Hong Kong Jockey Club staff arrested for illegal bookmaking


hong-kong-jockey-club-illegal-bookmaking-arrestsThe Hong Kong Jockey Club (HKJC) is wearing egg on its face after half a dozen staff members were arrested following an illegal gambling probe.

On Monday, the South China Morning Post broke the news that Hong Kong’s Independent Commission Against Corruption (ICAC) had arrested 21 individuals following this Saturday’s launch of Operation Iron Triangle.

The arrested individuals included 15 members of a “corrupt and illegal” bookmaking operation operating out of a residential premise in the Tsuen Wan district. But those feeling the long arm of the law also included six HKJC team members: four stable staff and two assistant trainers.

The ICAC stated that the suspects were engaged in “the provision of privileged information to facilitate illegal bookmaking and control of race horses.” The ICAC’s investigation into the matter is far from over, but for the moment that’s all the detail it was willing to provide.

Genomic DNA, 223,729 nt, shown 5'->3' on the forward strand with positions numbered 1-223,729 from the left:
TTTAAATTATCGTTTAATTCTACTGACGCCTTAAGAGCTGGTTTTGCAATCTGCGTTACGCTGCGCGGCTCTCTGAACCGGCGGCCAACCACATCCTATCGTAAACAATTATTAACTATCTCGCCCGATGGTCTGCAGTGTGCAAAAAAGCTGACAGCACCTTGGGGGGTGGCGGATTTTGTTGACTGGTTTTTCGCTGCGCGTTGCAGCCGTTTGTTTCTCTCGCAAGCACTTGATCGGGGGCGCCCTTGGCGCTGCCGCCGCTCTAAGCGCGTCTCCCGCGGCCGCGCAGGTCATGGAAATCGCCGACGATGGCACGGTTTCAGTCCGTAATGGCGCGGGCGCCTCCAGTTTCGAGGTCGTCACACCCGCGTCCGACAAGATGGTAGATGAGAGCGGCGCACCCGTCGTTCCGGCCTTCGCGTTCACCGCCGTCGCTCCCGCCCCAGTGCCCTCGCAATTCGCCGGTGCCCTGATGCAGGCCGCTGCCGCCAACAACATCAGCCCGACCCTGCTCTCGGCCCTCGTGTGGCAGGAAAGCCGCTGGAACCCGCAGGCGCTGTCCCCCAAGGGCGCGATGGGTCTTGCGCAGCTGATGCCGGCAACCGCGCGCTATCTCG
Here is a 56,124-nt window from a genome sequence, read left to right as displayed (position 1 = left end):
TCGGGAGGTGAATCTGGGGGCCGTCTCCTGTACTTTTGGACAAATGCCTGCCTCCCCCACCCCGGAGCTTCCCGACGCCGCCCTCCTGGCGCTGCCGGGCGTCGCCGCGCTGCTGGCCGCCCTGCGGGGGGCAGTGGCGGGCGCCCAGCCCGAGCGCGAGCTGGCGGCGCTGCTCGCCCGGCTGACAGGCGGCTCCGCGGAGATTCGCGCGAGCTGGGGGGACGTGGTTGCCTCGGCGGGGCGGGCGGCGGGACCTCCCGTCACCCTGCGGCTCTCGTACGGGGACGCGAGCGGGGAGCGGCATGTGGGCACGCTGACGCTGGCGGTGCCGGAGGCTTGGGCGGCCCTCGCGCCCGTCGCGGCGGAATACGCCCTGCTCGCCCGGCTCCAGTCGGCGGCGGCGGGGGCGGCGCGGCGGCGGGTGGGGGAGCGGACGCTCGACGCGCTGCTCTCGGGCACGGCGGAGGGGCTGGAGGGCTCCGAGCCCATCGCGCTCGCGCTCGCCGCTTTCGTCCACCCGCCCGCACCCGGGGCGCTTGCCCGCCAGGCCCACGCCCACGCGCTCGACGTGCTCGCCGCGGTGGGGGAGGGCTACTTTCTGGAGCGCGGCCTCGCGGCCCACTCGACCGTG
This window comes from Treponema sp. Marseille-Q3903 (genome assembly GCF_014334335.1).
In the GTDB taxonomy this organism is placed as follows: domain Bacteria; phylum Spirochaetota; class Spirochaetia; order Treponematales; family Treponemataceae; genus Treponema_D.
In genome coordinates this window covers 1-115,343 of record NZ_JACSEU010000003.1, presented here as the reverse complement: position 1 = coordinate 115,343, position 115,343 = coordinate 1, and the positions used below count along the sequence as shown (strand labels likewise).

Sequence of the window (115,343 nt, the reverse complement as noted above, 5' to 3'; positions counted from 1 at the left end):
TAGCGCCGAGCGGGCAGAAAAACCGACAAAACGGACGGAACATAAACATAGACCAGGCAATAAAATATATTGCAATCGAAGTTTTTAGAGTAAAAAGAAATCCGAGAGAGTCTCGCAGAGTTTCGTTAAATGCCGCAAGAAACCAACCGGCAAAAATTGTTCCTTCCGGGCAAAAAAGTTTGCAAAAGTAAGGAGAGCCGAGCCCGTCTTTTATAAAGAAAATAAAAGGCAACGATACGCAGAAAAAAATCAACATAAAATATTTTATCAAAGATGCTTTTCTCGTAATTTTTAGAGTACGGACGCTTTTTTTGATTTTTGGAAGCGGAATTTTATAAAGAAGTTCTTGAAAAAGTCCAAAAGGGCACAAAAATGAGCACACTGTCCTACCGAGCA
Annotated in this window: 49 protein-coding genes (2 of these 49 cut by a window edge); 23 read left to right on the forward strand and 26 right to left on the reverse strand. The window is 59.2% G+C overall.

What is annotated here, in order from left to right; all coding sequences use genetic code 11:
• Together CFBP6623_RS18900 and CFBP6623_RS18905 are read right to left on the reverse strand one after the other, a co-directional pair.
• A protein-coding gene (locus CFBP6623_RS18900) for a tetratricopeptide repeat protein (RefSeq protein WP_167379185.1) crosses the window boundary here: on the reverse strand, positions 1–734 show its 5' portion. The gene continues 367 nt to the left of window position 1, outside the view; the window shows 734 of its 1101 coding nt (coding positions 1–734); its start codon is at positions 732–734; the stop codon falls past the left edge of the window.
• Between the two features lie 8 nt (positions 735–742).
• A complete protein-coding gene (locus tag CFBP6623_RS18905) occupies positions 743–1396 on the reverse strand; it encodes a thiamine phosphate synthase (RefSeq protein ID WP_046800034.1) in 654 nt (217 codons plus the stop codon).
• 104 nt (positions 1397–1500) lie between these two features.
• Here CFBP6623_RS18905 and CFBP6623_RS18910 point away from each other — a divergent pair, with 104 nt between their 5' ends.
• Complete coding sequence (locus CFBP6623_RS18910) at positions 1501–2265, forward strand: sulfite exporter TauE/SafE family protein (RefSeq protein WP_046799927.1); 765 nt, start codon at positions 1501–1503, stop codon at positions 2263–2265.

The HKJC issued a statement saying it was cooperating with the ICAC and that “upholding uncompromising integrity has always been the core value of the Club.” The HKJC added that it has “zero tolerance for any illegal acts or activities of its employees.”

As Hong Kong’s betting monopoly, the HKJC is used to looking further afield for unauthorized competitors to demonize, including some familiar faces on the Asia-Pacific online betting scene. Some HKJC execs have even referred to their competitors as having blood on their hands by daring to stick their straw into the HKJC’s milkshake.

Speaking of, the HKJC was forced to acknowledge Hong Kong’s increasingly violent political protests on Tuesday by issuing a statement refuting online rumors that the Sha Tin Racecourse “has been used as a police base.” The HKJC said this claim was “untrue” but admitted that “some police vehicles accessed the racecourse road without notifying” the HKJC.

The HKJC is finding it increasingly difficult to remain aloof from Hong Kong’s riots, having been forced to cancel a day’s worth of races in September. In that case, activists threatened to disrupt a race featuring a horse owned by pro-China lawmaker Junius Ho Kwan-yiu, who was earlier caught on video congratulating pro-China thugs who beat up pro-democracy protesters.